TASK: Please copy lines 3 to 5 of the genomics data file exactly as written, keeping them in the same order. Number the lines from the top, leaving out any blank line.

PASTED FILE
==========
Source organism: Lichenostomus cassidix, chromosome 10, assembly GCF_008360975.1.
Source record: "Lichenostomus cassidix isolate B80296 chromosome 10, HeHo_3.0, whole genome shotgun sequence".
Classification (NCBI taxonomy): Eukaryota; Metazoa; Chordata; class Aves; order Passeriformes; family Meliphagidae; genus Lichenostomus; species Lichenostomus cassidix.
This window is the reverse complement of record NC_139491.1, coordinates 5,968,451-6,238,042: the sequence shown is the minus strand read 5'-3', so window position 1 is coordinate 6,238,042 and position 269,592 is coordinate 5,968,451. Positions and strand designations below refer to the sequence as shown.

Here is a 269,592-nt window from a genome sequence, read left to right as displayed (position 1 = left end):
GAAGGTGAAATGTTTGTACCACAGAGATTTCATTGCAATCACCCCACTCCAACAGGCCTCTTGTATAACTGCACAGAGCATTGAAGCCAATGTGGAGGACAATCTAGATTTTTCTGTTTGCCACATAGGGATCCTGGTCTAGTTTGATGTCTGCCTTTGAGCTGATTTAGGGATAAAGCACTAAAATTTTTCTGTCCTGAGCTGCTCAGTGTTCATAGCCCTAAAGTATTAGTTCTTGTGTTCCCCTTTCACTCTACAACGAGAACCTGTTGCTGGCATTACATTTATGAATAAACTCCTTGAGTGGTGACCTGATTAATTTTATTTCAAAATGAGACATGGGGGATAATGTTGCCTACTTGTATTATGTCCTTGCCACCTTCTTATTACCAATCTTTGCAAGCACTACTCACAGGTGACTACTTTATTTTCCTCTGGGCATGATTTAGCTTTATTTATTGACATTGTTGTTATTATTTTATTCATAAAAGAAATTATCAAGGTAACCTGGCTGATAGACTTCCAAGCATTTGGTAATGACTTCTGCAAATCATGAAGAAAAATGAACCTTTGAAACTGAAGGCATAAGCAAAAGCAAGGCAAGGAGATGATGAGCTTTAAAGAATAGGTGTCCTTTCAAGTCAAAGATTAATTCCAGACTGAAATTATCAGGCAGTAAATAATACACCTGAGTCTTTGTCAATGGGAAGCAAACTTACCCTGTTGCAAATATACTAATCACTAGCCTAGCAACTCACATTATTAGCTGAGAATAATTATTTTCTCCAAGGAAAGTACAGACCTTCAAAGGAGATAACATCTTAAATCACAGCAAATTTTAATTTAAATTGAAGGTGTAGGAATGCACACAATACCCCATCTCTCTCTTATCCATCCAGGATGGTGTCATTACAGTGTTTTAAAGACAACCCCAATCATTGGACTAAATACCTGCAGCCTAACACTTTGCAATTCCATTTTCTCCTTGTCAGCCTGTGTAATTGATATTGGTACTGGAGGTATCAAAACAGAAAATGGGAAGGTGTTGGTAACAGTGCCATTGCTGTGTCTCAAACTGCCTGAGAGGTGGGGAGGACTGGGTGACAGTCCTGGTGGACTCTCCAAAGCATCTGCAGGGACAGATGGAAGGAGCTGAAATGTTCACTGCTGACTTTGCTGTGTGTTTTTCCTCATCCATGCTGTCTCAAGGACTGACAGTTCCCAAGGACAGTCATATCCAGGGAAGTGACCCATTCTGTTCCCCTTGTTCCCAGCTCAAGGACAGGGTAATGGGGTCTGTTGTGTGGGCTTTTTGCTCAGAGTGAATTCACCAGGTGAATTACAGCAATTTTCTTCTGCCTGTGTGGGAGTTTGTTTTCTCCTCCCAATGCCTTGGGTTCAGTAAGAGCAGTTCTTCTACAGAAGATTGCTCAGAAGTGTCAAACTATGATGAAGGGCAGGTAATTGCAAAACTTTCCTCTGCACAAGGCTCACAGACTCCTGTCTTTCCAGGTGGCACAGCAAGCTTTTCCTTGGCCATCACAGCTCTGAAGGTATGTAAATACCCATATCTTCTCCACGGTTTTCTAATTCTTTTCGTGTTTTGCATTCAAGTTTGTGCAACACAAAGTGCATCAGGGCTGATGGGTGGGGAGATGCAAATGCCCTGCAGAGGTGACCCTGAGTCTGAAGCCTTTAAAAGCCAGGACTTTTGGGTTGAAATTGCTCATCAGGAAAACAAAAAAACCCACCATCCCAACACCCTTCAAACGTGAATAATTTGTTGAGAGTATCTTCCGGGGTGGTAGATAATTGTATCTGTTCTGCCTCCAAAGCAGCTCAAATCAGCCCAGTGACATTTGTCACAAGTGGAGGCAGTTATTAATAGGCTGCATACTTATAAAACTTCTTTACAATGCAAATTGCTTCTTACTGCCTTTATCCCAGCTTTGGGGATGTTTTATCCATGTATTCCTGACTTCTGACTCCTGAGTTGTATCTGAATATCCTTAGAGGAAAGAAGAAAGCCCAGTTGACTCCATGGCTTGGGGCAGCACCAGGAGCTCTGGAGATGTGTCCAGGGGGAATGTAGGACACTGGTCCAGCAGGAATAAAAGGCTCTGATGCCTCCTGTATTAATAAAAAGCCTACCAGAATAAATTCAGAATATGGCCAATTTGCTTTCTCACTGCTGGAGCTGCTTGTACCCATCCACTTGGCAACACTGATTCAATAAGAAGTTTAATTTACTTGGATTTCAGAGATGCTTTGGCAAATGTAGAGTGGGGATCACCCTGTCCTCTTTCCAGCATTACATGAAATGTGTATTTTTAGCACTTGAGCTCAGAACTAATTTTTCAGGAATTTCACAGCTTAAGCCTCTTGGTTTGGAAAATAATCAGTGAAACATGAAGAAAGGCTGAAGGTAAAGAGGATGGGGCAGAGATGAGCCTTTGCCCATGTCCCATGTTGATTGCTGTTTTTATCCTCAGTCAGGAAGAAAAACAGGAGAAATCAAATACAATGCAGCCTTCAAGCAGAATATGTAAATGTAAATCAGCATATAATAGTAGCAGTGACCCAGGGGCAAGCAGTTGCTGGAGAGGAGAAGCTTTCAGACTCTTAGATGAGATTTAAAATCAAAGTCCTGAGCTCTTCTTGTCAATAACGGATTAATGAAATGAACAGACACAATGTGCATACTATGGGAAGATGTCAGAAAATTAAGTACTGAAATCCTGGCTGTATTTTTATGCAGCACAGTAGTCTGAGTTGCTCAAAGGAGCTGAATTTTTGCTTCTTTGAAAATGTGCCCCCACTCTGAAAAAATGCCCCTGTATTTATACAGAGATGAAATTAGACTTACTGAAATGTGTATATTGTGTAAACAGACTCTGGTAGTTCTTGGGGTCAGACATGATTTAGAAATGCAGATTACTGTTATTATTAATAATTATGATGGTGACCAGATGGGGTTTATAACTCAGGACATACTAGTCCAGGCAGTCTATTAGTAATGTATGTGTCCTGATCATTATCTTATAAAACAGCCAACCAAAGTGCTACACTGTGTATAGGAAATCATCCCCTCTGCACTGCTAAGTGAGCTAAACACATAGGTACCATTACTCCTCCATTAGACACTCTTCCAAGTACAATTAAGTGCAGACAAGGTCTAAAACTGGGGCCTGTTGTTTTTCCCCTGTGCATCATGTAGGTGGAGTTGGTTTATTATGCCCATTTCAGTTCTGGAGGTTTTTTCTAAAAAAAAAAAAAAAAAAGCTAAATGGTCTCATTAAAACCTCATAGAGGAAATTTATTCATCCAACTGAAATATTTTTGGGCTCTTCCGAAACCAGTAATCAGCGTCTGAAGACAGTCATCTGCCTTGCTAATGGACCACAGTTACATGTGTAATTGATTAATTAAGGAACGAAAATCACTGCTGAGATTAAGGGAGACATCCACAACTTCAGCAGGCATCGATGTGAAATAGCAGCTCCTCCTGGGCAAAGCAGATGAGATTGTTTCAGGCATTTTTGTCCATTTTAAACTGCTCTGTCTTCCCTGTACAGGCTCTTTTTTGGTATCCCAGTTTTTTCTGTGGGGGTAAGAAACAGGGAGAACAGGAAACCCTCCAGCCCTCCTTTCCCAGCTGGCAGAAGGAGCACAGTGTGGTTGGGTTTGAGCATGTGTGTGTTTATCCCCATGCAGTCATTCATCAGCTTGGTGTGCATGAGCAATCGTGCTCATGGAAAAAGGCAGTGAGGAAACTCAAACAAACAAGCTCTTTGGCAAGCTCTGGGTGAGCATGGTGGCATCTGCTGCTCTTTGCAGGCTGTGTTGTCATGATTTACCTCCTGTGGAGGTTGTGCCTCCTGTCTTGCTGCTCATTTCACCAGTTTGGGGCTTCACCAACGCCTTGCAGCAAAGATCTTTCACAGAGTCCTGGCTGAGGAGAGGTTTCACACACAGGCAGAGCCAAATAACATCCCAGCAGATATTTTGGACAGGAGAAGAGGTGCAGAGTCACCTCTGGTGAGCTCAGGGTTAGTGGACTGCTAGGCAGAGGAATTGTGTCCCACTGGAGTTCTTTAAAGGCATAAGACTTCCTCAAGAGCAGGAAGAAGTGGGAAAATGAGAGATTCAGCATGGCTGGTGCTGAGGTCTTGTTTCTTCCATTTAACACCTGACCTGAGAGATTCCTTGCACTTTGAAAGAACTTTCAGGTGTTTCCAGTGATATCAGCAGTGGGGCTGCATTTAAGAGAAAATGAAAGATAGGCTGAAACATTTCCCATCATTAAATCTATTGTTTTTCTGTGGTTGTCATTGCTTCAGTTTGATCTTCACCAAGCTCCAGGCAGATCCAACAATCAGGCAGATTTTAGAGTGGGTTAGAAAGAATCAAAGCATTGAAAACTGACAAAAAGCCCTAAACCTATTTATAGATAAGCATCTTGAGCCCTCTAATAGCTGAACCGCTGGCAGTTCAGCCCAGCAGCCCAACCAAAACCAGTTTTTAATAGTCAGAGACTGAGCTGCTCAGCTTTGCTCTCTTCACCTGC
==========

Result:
Classification (NCBI taxonomy): Eukaryota; Metazoa; Chordata; class Aves; order Passeriformes; family Meliphagidae; genus Lichenostomus; species Lichenostomus cassidix.
This window is the reverse complement of record NC_139491.1, coordinates 5,968,451-6,238,042: the sequence shown is the minus strand read 5'-3', so window position 1 is coordinate 6,238,042 and position 269,592 is coordinate 5,968,451. Positions and strand designations below refer to the sequence as shown.

Here is a 269,592-nt window from a genome sequence, read left to right as displayed (position 1 = left end):